• Bridging expert knowledge and fisheries data to inform assessment and management of rockfishes in the Gulf of Alaska

      Gordon, Jesse; Beaudrau, Anne; Carothers, Courtney; Williams, Benjamin (2021-08)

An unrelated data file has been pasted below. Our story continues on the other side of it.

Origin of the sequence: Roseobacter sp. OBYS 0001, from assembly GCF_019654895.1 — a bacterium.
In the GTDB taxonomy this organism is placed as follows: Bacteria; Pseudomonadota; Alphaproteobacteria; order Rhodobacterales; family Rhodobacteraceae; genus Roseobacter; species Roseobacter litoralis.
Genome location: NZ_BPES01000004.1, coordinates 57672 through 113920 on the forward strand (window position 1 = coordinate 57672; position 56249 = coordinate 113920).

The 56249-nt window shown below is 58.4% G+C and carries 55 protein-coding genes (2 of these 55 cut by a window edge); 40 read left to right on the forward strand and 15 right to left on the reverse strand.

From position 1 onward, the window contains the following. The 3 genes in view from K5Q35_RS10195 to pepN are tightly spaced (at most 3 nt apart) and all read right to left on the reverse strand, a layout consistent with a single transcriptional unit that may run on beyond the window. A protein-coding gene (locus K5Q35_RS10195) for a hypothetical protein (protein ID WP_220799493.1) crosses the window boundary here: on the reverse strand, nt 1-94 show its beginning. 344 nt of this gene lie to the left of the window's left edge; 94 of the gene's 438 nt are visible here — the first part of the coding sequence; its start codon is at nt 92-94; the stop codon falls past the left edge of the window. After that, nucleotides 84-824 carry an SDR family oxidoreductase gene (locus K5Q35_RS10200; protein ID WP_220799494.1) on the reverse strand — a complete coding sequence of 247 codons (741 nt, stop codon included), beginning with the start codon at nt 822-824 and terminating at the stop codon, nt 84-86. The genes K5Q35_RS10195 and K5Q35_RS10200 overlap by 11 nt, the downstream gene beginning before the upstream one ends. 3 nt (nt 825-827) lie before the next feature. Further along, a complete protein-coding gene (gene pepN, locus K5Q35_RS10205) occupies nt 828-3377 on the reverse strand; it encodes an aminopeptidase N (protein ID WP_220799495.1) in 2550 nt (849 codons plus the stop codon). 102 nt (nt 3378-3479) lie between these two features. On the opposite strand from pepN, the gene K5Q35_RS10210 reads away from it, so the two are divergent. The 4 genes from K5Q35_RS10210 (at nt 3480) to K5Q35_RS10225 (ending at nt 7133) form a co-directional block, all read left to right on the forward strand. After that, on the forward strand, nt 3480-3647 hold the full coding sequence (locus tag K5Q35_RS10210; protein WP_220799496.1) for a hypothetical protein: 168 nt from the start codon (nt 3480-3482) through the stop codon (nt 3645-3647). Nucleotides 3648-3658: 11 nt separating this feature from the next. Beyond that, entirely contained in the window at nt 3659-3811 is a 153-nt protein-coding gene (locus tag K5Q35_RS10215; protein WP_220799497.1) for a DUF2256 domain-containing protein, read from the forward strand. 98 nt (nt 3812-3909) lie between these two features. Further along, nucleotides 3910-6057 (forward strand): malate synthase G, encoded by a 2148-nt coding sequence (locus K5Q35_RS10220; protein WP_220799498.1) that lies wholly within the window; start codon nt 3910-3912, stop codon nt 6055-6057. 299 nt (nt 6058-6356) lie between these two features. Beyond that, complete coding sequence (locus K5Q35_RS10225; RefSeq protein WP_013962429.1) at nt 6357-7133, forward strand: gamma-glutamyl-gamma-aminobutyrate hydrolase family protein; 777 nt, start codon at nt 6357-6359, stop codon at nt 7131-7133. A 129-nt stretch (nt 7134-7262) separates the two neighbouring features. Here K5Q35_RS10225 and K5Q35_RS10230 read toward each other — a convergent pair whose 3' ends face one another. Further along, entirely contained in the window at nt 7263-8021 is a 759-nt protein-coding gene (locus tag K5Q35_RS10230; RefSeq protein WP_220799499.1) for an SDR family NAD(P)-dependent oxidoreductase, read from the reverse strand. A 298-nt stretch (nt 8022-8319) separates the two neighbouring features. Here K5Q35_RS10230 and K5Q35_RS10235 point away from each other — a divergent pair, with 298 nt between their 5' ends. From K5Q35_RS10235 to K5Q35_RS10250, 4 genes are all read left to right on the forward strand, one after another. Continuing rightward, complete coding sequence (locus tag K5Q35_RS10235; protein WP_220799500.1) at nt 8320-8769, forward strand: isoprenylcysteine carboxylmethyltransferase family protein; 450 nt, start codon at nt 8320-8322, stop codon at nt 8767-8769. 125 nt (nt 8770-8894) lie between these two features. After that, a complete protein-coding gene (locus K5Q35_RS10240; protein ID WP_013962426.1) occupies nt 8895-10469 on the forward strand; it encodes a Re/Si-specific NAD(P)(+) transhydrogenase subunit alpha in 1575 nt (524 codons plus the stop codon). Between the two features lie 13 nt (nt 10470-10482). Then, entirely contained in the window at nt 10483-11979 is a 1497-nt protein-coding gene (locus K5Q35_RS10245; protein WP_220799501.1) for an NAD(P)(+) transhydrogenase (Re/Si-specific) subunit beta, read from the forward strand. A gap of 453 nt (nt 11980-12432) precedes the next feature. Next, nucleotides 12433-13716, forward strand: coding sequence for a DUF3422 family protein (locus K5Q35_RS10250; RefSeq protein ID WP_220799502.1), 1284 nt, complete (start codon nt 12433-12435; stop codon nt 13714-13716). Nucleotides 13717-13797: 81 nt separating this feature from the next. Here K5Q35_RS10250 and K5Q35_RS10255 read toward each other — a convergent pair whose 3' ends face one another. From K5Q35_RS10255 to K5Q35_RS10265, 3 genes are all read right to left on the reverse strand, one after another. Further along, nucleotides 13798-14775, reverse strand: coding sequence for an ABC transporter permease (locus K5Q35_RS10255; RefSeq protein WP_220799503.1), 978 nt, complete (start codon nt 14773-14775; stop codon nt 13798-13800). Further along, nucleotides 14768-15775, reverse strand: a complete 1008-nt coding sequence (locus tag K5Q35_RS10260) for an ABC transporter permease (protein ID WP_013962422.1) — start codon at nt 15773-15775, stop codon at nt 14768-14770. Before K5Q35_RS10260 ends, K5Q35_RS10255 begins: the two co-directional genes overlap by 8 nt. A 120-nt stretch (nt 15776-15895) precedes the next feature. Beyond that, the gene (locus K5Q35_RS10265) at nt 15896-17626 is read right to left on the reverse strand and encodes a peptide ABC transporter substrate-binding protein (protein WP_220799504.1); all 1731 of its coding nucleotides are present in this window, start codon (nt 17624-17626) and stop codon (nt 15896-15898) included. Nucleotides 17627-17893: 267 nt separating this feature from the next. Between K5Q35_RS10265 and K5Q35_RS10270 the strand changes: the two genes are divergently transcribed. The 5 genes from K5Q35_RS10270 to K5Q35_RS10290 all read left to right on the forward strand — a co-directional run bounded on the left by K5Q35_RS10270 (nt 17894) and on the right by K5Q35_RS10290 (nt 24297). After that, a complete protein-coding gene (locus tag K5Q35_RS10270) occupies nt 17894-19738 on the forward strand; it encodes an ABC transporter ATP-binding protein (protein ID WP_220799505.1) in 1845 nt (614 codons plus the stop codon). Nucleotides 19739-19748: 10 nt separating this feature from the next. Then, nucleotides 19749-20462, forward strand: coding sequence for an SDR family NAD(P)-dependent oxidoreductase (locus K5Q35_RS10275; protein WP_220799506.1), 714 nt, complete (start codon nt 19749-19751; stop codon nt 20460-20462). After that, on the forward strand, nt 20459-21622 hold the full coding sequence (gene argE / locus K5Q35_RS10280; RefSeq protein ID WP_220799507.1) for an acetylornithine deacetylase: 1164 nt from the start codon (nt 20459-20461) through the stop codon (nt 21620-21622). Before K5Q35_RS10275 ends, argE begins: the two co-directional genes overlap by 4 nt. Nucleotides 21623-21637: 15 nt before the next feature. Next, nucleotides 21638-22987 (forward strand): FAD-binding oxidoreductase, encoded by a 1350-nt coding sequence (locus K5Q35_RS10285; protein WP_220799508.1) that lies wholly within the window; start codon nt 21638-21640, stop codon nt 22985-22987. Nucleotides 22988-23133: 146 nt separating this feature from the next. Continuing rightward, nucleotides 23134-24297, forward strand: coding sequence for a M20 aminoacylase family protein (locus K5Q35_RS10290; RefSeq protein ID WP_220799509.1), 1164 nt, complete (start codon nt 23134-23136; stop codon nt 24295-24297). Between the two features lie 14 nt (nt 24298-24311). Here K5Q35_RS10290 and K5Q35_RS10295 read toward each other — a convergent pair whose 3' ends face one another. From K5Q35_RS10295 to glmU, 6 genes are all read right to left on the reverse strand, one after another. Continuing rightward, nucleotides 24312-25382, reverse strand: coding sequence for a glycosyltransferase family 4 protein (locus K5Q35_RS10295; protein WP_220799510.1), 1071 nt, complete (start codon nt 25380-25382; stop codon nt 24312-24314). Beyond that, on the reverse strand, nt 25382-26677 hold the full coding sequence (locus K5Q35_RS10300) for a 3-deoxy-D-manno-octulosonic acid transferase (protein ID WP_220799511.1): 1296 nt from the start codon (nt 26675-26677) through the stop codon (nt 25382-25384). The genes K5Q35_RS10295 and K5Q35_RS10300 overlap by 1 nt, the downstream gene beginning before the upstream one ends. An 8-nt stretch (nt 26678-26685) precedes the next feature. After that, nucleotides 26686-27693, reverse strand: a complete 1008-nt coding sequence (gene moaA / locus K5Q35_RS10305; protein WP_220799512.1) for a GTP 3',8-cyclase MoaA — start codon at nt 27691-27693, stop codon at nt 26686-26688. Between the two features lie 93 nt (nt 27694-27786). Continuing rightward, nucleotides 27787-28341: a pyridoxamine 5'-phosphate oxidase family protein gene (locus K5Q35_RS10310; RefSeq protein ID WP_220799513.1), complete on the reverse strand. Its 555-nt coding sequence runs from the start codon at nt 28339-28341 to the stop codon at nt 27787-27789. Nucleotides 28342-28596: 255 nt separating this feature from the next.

Over the past few decades, nearshore rockfishes (Sebastes spp.) have experienced increased pressure from multiple fisheries throughout the Gulf of Alaska. The unique life history traits of rockfishes pose a host of challenges that make them difficult to monitor and vulnerable to overfishing. Rockfishes are economically and culturally important to coastal communities in the Gulf of Alaska. Therefore, the inclusion of fishers' knowledge in rockfish assessment and management will help to address biological goals and meet the needs of a growing fishery. This thesis examines the recent history and current management issues in nearshore rockfish fisheries in the Gulf of Alaska through triangulation of expert knowledge, fishery data, and biological surveys. We conducted semi-structured interviews with 43 fishers and agency staff who have long-term knowledge of and experience in rockfish fisheries within the Sitka and Kodiak areas. Chapter One presents a synthesis of changes in commercial and recreational rockfish fisheries since the 1970s, based on datasets from the Alaska Department of Fish and Game (ADF&G) and expert knowledge from interviews. Harvest data indicated both increases and decreases in nearshore fishing effort and harvest patterns, depending on the fishery sector, region, and rockfish species. Fishers and agency staff offered a longer-term and contextual understanding of changes in rockfish abundance. Most experts observed an overall decline in pelagic rockfishes near Sitka, AK and more variable patterns of abundance near Kodiak, AK. While many experts were hopeful about future sustainability of rockfish fisheries, others expressed concern about increases in localized fishing pressure, growth of charter fishing, barriers to access in some fisheries, and declines in rockfish biomass. Chapter Two identified institutional pathways and gaps in public engagement with rockfish fisheries management in Alaska. Fishers and agency staff highlighted the value of formal and informal institutions for effective engagement and emphasized the importance of relationship building and trust between fishers and agency staff. Fishers demonstrated stewardship over their fisheries through participation in local to state management processes, establishing norms of sustainability within fishing associations, and by taking personal actions to promote fishery conservation. Experts identified institutional gaps which included transparency issues regarding regulations, underrepresentation of recreational and subsistence harvesters in the Board of Fisheries public process, and communication barriers between the sport and commercial divisions of ADF&G. Our findings highlight the challenges of bringing together disparate data sources and the benefits of including multiple ways of knowing to produce a more complete understanding of dynamic fishery systems.